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Q&A with chef Mirella Pau of Tutto


Artist impression of Tutto

Tutto is a new Italian restaurant due to open in Brighton this summer from the same stable of premium eateries as The Salt Room, The Coal Shed and Burnt Orange. Nick Mosley talks to head chef Mirella Pau about what to expect.


Tell us a bit about yourself…


I’m Mirella Pau and I am 37 years old. I started cooking at an early age in my family’s restaurant in Sardinia, where I grew up alongside great chefs and mentors.


My passion for pasta drove me to learn about the food in more depth and study it educationally, joining Milan’s Accademia Gualtiero Marchesi in my early twenties and gaining my Masters in “Preparation of fresh pasta”.


I also became a sommelier at the age of 16, and have been growing my knowledge of wine ever since.


My passion and career led me to work in several European countries, including France and Spain, before moving to London in 2013 to work alongside great established chefs.


In 2016 I joined the team at Café Murano by chef Angela Hartnett with executive chef Samantha Williams, where I came to lead the Covent Garden site as Head Chef until the pandemic began. I also led this excellent team in many food and drink events across the UK, including Royal Ascot, Pub in the Park, Wilderness Festival and more.


After Café Murano, I joined the Padella group as Head Chef at their Shoreditch site, leading the team and making the group’s biggest amount of homemade pasta on a daily basis, delivering this to our customers with a consistent level of exceptional quality.



Owner Razak Helalat and head chef Mirella Pau of Tutto (credit James French)

You’re shortly to be heading up the kitchen at the new Tutto restaurant in Marlborough Place, Brighton. How did that opportunity come your way?


I was fortunate enough to cross paths with owner Raz Helalat several years ago. We share a passion for hospitality, good food, good drinks and making sure our customers always have a great time. This connection has brought about the start of a very strong team.


What are the challenges and opportunities posed by the new venue?


The historic building is incredibly beautiful and the investment has really revitalised the period property. The refurbishment process has proved challenging, including the removal of the former bank’s large vault, but the restaurant is in a fantastic location. It’s close to the beach, Brighton Dome and Royal Pavilion, which are all within a few minutes walk.


In a crowded marketplace, what will Tutto offer that other Italian restaurants don’t?


Things  are  not  just  things;  eggs  are  not  just eggs…We will ensure that we only offer products with provenance and authentic flavours that bring the finest Italian experience to the customer.


With my background, I’m sure some Sardinian touches will be present, from homemade Fregola pasta to ‘Saba’, a condiment made from vin cotto or mosto cotto, which translates in English to 'cooked grape juice’. Due to the complexity of Saba’s flavours, it is versatile and wonderful in sauces, marinades and dressings, turning savoury dishes to sweet.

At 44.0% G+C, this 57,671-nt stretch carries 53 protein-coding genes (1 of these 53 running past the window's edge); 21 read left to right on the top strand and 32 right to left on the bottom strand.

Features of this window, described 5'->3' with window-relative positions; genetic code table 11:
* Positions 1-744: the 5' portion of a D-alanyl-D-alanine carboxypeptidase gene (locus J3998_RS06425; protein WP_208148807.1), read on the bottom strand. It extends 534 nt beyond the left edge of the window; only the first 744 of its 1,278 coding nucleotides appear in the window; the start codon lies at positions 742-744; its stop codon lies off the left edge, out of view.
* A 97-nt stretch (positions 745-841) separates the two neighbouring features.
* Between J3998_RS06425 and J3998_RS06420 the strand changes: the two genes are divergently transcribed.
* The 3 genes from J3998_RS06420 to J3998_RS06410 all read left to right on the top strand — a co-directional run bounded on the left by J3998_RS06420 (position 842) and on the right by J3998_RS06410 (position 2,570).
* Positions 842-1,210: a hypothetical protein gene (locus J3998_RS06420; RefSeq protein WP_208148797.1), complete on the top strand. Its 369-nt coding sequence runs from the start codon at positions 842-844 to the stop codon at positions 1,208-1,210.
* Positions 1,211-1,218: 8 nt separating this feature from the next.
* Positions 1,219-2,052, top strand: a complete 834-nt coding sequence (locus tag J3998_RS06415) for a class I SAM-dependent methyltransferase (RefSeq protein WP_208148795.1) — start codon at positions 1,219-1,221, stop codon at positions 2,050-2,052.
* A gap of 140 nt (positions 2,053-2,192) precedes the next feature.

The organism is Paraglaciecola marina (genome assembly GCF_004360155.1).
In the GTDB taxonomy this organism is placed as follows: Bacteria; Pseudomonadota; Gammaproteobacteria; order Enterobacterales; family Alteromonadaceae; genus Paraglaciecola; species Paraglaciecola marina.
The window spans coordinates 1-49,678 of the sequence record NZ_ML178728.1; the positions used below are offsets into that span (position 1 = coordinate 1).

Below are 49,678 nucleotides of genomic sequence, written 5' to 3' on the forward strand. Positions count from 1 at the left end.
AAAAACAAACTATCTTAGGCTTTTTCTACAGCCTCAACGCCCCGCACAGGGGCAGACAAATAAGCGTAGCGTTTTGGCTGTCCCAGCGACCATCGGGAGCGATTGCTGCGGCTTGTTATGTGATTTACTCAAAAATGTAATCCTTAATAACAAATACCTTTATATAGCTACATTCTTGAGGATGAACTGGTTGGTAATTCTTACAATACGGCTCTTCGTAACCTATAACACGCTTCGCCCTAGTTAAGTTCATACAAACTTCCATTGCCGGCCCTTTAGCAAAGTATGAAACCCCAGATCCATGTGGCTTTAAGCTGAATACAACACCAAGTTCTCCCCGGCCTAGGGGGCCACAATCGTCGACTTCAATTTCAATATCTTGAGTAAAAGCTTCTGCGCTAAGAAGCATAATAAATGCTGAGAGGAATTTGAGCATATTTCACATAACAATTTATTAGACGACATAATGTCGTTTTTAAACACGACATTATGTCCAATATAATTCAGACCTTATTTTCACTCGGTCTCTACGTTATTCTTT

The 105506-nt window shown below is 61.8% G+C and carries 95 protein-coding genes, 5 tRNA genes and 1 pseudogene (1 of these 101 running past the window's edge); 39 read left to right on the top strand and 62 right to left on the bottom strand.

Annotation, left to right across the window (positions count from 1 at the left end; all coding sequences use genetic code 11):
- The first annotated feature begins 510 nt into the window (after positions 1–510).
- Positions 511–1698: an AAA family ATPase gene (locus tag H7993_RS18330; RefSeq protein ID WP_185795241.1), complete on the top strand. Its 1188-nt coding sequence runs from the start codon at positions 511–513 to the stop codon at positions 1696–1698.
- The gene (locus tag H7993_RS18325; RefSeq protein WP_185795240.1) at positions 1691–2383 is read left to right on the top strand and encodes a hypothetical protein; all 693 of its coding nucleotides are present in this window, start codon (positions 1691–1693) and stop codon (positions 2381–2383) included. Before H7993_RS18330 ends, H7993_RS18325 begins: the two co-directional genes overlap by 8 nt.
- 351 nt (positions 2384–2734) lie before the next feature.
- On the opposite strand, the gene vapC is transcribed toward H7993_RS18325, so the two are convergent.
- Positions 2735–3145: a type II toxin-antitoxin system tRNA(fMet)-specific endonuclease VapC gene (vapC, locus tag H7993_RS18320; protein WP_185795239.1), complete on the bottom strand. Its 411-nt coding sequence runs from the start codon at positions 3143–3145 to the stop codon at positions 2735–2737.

Post-pandemic, why do you think there is a marked rise in interest in Italian food and drink?


How many portions of Spaghetti Bolognese are still eaten across the UK every day? Thousands, if not millions. However, it hasn’t been long since products such as pesto and pancetta first emerged as unique, specialty foods from Italy. Now people are looking for authentic, quality products with traceability and a story behind. Many of these products come from very small regional producers across Italy, Sicily and Sardinia which are made to age old recipes. 


What I believe has invoked this trend for artisan Italian produce, and resulted in the Italian food and drink import market being one of the most consistently bought in the UK, is definitely the popularity of Mediterranean diets and their identified health benefits. The rise in high street chains using more unusual ingredients and supermarkets’ embracing specialist Italian foods really shows this.


The popularity of Italy as a tourist destination has also helped people to experience ‘the Italian way’. I believe this is why people are now looking for the real Italian food. 


Do you think ‘aperitivo’ is a new trend to watch in the UK hospitality industry? What’s going to be your take on aperitivo at Tutto?


Aperitivo is definitely coming into style in this iconic UK city. Personally I will be pleased to see one of the most sociable culinary traditions of Milan – aperitivo – taking place in Brighton.


During the early evening – from about 6pm to 8pm, what one might call ‘cocktail hour’ – most bars in Milan serve complimentary food with drinks. Yet at Tutto, there will be an educational element to it too because as a chef and food lover, myself and the team will be experts in pairing the produce of Italy with our aperitivo drinks. We will offer a great selection of Italian wines as well as a collection of aperitivo cocktails that use famous Italian spirits, including Campari, Antica Formula and Aperol.


My favourite aperitivo will always be any variation of Negroni! 


Tutto opens this summer at 20-22 Marlborough Place, Brighton BN1 1UB • www.tutto-restaurant.co.uk